This Week's Review: “The Barchester Chronicles”

As I said in an earlier review, the current medical crisis is good for those with an adequate supply of books and DVDs. I am now re-viewing the BBC’s massive adaptation of Anthony Trollope’s “Palliser” novels. Those who think the sun rises and sets on “Downton Abbey” might want to refresh their memory of this series.

Trollope was far too prolific, but many of his novels hold up quite well. I frequently indulge in the adaptations of the Barchester novels. Two novels, “The Warden” and “Barchester Towers,” became “The Barchester Chronicles.” Donald Pleasence and Susan Hampshire were among the stars, but Alan Rickman stole the show with his  portrayal of the Reverend Obadiah Slope, one of English literature’s consummate hypocrites, a scoundrel on a par with Jane Austen’s obnoxious Mr. Collins.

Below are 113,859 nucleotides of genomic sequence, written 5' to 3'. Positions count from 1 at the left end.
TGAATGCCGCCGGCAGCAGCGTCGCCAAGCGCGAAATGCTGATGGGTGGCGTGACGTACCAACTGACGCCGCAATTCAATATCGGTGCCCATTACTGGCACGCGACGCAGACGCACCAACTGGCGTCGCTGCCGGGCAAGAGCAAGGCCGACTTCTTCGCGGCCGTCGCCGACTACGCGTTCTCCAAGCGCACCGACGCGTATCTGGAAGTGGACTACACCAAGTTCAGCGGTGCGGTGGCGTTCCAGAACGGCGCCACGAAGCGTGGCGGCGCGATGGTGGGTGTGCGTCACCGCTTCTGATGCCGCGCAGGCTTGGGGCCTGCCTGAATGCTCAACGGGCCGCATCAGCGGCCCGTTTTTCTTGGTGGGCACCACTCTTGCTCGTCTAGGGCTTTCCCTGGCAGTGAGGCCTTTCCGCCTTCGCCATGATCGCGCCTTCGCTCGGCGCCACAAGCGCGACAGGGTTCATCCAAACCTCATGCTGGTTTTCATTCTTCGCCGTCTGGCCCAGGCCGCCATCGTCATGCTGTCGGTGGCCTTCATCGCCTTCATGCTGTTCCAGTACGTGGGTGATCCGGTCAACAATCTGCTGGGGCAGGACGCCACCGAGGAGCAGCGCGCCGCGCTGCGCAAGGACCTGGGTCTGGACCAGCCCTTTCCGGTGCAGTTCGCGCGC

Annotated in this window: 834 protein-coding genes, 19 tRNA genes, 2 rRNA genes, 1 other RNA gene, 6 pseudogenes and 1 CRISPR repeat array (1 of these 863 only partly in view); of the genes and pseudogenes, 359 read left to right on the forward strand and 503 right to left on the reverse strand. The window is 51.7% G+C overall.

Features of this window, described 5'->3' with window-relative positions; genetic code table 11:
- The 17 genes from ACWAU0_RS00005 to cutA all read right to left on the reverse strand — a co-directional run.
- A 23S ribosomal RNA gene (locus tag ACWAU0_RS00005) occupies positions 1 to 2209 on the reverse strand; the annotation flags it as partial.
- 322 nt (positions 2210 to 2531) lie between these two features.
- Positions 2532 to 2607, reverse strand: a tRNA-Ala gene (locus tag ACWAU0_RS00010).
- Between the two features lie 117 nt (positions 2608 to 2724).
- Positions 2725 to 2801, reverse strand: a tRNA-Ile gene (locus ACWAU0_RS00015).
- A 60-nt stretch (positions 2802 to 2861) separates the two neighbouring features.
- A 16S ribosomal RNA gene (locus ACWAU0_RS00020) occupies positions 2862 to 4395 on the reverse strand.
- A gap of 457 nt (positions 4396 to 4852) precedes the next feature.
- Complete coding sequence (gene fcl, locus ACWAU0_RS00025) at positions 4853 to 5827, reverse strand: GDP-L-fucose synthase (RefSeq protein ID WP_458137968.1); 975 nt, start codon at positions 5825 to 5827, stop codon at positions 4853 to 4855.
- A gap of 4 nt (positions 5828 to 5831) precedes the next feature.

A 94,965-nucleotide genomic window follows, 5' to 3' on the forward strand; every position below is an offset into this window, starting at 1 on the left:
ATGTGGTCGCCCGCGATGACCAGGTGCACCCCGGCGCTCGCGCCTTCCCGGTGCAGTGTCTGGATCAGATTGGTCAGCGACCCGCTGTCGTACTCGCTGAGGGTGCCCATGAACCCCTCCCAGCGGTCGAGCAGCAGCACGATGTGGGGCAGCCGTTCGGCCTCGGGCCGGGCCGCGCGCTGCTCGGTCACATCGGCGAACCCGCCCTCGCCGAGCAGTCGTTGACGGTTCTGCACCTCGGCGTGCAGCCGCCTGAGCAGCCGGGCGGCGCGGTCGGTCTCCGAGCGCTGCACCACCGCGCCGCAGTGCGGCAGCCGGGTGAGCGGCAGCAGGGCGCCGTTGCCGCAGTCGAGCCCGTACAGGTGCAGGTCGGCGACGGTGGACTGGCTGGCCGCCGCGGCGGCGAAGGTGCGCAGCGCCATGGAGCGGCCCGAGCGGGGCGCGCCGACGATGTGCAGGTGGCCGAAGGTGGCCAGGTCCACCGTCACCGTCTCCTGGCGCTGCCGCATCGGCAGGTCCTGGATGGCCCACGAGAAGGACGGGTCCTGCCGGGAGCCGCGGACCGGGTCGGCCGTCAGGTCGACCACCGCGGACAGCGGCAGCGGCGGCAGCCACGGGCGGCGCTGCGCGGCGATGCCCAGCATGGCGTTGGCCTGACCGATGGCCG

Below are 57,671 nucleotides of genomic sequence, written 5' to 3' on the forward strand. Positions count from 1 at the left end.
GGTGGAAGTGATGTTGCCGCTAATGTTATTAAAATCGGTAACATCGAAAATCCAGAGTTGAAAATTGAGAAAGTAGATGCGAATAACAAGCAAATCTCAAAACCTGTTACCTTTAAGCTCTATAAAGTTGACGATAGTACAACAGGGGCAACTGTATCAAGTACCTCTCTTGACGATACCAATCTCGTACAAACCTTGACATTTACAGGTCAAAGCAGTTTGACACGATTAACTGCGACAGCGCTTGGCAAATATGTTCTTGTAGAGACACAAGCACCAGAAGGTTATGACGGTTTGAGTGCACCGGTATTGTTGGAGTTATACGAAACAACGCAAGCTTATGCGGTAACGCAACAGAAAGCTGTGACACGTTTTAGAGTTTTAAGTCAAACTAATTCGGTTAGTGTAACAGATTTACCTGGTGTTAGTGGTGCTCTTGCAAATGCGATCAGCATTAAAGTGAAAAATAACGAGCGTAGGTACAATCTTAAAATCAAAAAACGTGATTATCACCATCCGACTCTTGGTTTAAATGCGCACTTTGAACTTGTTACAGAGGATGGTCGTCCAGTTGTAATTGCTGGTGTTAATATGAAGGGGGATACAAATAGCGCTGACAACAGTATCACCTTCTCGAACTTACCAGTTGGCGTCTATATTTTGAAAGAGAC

The BBC version of the Palliser novels were, in some ways, an improvement on the original novels, particularly the first one, “Can You Forgive Her?” The BBC version placed more emphasis on the Pallisers than on the whiny protagonist who whines her way from one moral crisis to another. The first time I read that novel, I wanted to grab the silly creature by the throat and shake her until her teeth rattled. The adaptations of the novels “Phineas Finn” and “The Eustace Diamonds” are masterpieces of political fiction.

If you prefer something darker, David Suchet was in a superb adaptation of Trollope’s “The Way We Are Now.” The actress who portrayed his daughter went to cinematic immortality as Moaning Myrtle in the “Harry Potter” films.